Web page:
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How to Lose Friends

June 13, 2012

Apple once built an entire brand on capturing a semi-pro and pro markets for high-quality visual work, and letting that flow down to consumers who were willing to pay extra for the best.  I don’t know if they ever referenced it as “skimming the cream” (like I heard other high-end vendors in this market do), but the strategy was there.  Lately, Apple seems more focused on “cool” as opposed to customer, and that might be alienating their old base that made them successful.

…The default storage capacity of the basic new Retina Mac is 256GB. Apple removed the optical drive but also removed the option for spinning storage. All of which means that video professionals must pay dear.

“256GB does not even last a day of video work,” complains one commenter at MacWorld… Video at 1080 HD uncompressed clocks in at 9GB a minute of footage. You can see how 256GB isn’t enough.

Fine, Apple offers the 512GB model for £2,299, which is £200 more expensive than the 17-inch MacBook Pro – which was available until it was chopped on Monday. For £400 more, you can bump that up to 768GB, but that brings the total to almost £2,700. You can start to see the ‘problem’ here – the optimal video editing Mac just got a lot more expensive this week.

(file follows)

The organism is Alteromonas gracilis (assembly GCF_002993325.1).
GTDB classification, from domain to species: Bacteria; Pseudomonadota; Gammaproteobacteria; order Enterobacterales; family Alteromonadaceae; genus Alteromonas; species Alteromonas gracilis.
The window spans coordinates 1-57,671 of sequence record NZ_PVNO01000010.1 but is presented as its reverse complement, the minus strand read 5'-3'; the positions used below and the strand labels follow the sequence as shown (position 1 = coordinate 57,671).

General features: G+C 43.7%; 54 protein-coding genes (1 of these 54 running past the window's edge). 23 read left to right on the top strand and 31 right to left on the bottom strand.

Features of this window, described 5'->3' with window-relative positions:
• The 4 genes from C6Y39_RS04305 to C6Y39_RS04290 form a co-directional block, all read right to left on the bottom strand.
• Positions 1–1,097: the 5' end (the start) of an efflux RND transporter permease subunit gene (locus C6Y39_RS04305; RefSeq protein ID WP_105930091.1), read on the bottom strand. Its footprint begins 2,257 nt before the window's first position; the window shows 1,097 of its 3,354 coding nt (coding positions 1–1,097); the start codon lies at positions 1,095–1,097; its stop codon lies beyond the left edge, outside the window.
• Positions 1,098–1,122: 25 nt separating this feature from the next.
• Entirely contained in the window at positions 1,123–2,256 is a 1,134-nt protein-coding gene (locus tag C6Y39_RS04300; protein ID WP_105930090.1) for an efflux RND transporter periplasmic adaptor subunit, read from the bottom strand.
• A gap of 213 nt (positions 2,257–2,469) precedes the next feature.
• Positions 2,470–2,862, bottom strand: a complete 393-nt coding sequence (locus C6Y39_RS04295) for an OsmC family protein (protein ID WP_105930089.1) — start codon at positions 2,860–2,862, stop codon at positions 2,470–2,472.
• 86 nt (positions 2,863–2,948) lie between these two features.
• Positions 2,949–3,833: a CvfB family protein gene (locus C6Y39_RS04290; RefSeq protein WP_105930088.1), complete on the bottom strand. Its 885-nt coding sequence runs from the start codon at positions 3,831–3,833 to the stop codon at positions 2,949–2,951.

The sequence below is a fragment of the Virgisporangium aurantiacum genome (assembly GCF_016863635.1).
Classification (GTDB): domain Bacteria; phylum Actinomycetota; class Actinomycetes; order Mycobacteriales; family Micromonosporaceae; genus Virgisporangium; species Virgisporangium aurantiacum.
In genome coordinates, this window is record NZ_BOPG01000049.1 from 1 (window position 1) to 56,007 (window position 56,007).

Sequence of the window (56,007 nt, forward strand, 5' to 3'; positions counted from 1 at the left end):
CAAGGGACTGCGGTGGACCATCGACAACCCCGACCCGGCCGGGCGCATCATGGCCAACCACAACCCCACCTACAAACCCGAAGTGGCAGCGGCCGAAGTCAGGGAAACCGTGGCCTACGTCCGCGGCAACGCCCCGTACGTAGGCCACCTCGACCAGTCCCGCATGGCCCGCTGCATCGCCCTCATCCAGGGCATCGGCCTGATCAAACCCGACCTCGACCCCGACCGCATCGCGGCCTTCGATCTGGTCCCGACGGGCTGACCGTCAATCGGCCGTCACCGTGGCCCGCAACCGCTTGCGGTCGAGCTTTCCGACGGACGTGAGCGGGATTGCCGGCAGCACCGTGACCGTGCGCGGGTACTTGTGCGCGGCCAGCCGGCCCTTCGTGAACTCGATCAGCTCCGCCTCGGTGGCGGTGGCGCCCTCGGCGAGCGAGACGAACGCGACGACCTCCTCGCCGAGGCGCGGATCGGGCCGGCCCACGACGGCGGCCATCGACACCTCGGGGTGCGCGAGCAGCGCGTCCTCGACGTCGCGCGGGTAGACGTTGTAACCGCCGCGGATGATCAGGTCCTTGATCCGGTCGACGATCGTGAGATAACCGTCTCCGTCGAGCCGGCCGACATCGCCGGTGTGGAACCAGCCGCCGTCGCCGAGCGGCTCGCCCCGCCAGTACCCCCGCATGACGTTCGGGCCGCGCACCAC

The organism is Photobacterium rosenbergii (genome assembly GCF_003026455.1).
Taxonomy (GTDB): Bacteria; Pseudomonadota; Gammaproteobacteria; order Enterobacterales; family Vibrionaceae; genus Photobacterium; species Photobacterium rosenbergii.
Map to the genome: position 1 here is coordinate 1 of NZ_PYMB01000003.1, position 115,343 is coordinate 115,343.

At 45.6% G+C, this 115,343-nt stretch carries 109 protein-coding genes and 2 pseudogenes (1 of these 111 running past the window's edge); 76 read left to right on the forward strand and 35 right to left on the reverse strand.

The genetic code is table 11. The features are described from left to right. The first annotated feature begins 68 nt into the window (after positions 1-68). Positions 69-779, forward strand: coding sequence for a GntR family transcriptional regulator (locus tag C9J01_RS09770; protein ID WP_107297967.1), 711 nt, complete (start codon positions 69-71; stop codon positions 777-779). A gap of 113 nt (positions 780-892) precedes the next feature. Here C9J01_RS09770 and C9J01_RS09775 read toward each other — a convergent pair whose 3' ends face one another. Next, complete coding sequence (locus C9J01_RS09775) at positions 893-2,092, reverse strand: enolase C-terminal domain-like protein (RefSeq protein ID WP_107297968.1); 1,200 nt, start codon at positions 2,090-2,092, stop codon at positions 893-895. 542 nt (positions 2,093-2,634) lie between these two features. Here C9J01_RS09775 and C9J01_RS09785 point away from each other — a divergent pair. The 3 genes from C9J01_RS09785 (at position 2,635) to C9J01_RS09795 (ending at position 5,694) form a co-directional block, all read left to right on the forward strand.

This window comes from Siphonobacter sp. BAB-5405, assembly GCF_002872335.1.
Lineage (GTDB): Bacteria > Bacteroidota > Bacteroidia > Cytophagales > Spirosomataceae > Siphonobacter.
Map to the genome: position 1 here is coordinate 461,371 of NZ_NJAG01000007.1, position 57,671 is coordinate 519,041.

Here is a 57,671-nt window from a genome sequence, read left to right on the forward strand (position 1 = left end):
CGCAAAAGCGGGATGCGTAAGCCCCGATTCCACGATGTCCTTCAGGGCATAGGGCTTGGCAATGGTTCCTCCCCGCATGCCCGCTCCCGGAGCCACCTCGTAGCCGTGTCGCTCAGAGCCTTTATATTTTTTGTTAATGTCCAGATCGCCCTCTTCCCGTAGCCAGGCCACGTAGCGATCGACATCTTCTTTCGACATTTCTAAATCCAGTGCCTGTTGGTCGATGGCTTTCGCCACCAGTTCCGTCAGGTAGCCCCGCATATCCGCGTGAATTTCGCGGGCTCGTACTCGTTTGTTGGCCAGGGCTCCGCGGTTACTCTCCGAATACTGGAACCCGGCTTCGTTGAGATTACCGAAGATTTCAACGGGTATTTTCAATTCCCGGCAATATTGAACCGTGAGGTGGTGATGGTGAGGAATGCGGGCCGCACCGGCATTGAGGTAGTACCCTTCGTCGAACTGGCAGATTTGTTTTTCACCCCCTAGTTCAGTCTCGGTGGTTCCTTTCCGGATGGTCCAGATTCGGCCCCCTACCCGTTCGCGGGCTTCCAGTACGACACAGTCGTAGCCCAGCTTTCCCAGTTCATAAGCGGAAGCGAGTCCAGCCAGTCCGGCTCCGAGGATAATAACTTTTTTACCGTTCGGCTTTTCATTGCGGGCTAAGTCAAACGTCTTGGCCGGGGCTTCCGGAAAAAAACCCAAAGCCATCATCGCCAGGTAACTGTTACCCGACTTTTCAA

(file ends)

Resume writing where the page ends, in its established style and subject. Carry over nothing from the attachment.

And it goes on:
Apple’s prices here don’t reflect its advantages in the supply chain as the world’s largest purchaser of flash memory. On eBay today a 512GB SSD can be picked up at auction for around £280. Yet Apple’s pricing for a 512GB is almost exactly three times that: £720…

While I’ve seen companies successfully migrate away from one customer base to another, they usually do so over time, and because the old base is already on the move.  I find it hard to belive that the professional video folks are swinging wildly away from the Mac.  This isn’t the end of the world for Apple if they start to move, but I’m still wondering what identity Apple is looking to create over time.

Apple seems content these days to appeal to an incredibly loyal fan base that is composed of hipsters and hipster-wannabes with spare cash to shell out for the latest Apple gadgets.  If you look at the stock price, that’s a great strategy, and I’m not second-guessing the data they put behind it.  I do wonder, though, whether the drive for style might end up costing Apple a strong base of support that they’ll need if money starts to dry up due to economic conditions.

This one will be interesting to watch.  Apple is a smart company, let’s see how those smarts last in the long term.

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